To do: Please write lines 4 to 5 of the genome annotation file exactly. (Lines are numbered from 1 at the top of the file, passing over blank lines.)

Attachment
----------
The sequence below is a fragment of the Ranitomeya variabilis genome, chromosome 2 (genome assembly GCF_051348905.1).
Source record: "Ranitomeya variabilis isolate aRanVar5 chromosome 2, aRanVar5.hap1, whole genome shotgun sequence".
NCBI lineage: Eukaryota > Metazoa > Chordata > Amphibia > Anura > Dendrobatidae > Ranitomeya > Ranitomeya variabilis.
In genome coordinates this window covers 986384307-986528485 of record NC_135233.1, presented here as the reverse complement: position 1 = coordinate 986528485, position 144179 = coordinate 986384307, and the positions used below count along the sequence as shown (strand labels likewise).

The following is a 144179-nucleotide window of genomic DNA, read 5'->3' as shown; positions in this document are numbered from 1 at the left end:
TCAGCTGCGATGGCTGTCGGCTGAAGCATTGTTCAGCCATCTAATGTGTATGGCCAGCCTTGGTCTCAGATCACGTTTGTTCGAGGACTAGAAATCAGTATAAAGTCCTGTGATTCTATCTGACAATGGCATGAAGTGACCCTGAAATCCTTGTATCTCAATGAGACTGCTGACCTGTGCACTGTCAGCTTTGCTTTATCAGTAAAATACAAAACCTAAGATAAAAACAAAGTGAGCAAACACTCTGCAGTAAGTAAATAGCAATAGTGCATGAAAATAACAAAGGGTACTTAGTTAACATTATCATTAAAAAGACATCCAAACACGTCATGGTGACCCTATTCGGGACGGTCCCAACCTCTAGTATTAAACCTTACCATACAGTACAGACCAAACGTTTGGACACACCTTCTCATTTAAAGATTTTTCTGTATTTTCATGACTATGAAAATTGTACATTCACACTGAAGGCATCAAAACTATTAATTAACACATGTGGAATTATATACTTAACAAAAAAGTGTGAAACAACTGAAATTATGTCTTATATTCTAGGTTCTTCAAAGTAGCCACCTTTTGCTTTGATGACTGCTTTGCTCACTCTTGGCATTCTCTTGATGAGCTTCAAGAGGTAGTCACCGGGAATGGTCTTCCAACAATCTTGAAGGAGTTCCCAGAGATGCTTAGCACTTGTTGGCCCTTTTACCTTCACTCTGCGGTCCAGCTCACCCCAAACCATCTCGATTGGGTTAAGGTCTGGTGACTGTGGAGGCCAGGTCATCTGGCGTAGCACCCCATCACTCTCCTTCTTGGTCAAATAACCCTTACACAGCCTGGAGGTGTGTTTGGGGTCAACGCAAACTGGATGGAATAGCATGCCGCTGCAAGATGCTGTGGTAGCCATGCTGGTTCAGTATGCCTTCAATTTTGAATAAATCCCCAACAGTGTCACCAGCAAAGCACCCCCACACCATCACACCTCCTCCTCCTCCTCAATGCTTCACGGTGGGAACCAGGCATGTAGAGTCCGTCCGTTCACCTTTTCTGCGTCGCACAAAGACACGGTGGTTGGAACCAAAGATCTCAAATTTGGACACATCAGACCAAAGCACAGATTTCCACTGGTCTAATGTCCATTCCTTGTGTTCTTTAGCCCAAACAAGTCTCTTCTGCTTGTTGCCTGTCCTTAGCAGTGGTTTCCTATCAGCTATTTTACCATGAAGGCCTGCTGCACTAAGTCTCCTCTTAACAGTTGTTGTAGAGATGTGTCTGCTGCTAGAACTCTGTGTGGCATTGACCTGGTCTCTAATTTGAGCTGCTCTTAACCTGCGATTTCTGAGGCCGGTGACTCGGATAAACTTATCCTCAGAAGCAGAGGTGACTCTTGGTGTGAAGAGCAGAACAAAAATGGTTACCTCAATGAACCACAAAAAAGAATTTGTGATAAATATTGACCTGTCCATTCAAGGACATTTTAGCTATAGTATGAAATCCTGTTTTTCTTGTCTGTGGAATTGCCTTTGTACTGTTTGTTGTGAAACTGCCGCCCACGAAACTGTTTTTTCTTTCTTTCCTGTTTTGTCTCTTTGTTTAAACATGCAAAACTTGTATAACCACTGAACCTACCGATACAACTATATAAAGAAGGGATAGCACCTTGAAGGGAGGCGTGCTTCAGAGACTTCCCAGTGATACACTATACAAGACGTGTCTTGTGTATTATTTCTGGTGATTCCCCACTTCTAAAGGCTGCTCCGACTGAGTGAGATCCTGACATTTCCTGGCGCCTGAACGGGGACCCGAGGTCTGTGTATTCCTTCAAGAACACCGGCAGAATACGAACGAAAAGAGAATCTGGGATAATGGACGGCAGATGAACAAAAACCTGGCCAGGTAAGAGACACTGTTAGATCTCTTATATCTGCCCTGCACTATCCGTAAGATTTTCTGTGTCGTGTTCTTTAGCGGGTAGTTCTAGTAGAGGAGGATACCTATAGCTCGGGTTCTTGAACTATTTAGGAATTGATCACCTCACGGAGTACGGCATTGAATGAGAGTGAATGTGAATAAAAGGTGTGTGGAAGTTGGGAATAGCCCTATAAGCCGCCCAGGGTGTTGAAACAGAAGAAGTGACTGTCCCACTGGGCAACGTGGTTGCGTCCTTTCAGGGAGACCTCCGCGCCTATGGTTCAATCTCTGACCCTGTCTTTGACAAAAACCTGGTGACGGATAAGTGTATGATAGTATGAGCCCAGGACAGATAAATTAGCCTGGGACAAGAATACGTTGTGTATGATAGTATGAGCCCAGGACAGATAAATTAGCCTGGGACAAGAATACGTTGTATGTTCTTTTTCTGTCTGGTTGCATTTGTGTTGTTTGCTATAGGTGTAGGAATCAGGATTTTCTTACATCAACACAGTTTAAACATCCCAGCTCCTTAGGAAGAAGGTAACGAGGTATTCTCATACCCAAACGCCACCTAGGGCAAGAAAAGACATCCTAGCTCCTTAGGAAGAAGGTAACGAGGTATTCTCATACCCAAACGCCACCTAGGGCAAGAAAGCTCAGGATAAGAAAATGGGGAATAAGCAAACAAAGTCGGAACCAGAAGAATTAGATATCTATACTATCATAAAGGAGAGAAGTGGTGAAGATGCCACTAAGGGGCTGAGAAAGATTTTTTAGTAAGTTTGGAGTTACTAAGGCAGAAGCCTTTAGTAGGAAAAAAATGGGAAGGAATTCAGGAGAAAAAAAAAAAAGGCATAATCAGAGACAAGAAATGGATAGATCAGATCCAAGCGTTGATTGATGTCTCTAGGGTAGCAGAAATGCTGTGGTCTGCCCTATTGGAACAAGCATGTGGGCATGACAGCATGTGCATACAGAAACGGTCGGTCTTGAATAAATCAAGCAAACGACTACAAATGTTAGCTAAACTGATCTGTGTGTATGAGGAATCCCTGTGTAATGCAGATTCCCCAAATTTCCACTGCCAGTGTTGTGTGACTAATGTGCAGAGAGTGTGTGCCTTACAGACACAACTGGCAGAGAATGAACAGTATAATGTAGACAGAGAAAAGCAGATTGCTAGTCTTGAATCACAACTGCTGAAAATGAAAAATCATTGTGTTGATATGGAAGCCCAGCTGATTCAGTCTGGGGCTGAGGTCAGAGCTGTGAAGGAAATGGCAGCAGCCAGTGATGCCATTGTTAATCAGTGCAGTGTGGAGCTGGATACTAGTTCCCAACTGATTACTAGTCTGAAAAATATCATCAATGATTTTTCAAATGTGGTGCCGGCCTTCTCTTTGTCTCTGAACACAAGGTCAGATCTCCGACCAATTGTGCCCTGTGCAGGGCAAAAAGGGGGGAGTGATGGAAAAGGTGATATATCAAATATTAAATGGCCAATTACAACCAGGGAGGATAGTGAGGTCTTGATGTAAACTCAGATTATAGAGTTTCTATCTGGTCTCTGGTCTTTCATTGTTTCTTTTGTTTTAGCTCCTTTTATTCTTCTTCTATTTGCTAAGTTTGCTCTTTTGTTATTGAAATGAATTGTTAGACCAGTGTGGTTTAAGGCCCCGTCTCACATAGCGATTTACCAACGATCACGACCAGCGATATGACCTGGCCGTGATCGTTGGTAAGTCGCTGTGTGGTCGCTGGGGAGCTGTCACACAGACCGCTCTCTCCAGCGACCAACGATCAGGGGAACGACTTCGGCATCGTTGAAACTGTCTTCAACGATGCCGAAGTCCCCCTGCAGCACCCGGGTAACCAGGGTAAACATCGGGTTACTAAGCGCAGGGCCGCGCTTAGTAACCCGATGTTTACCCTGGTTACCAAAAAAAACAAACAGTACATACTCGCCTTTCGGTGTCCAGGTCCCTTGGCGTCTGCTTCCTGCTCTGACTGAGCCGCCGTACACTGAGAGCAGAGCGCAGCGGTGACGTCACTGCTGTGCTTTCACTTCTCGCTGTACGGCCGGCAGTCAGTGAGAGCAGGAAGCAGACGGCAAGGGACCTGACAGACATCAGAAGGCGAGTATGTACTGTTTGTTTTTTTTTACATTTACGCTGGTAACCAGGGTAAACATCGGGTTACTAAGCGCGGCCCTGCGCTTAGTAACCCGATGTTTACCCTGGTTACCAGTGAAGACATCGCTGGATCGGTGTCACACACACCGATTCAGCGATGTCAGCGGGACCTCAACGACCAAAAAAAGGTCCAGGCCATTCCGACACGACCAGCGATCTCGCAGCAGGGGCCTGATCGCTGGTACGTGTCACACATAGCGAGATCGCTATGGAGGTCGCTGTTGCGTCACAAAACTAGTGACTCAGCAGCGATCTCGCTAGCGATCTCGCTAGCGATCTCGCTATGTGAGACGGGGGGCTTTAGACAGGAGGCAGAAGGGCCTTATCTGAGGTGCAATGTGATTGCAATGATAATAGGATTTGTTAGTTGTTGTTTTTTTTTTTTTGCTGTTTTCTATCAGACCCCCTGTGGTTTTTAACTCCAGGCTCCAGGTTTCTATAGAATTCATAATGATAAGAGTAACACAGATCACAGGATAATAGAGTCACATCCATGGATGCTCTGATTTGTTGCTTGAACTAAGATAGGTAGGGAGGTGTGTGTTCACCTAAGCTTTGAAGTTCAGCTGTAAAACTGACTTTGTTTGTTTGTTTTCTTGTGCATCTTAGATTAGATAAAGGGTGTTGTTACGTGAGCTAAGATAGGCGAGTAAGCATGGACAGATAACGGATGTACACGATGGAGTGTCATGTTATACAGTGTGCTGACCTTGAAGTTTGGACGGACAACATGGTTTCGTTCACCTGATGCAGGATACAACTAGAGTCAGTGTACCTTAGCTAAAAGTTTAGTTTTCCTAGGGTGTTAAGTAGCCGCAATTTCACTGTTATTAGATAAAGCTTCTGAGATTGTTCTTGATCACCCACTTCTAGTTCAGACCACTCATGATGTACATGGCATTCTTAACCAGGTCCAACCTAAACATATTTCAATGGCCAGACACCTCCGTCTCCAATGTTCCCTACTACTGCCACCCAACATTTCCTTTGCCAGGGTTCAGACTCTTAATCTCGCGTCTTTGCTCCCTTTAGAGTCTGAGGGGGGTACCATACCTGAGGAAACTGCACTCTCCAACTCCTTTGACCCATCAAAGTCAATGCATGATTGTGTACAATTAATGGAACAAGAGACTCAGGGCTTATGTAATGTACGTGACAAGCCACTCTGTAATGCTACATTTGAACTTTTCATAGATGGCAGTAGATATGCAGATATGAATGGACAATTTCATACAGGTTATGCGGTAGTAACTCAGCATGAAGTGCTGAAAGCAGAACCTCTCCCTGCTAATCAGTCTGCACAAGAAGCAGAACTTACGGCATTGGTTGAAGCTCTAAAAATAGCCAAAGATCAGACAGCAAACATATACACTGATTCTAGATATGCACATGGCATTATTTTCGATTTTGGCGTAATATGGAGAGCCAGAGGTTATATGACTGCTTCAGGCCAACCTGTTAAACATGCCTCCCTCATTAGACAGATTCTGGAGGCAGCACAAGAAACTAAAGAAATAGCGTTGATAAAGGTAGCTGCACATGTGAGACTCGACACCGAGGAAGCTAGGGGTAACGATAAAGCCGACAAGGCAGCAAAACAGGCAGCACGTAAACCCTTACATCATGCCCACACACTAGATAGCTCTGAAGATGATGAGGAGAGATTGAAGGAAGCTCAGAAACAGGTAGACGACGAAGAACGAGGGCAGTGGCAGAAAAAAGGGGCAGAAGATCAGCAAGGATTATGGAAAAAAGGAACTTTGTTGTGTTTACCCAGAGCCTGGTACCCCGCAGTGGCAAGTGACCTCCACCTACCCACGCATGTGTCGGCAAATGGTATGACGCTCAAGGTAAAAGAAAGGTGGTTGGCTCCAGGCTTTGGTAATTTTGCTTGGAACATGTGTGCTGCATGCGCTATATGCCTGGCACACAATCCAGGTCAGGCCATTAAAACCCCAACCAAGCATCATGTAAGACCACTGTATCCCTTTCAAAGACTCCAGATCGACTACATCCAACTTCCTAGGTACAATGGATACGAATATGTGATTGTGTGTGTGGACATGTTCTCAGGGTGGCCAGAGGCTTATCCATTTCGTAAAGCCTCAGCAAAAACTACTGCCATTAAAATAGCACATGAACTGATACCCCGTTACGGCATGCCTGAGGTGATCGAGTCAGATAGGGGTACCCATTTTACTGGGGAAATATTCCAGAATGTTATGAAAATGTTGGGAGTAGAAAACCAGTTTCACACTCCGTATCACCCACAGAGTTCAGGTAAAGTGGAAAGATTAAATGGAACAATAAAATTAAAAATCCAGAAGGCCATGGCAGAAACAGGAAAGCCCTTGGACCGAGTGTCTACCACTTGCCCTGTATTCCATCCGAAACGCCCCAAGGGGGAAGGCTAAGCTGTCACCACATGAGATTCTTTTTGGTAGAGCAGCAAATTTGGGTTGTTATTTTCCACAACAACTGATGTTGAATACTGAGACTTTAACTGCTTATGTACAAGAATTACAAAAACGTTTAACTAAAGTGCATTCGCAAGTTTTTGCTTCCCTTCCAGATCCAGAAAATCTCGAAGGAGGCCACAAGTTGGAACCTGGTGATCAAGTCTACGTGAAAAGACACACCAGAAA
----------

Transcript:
In genome coordinates this window covers 986384307-986528485 of record NC_135233.1, presented here as the reverse complement: position 1 = coordinate 986528485, position 144179 = coordinate 986384307, and the positions used below count along the sequence as shown (strand labels likewise).

The following is a 144179-nucleotide window of genomic DNA, read 5'->3' as shown; positions in this document are numbered from 1 at the left end: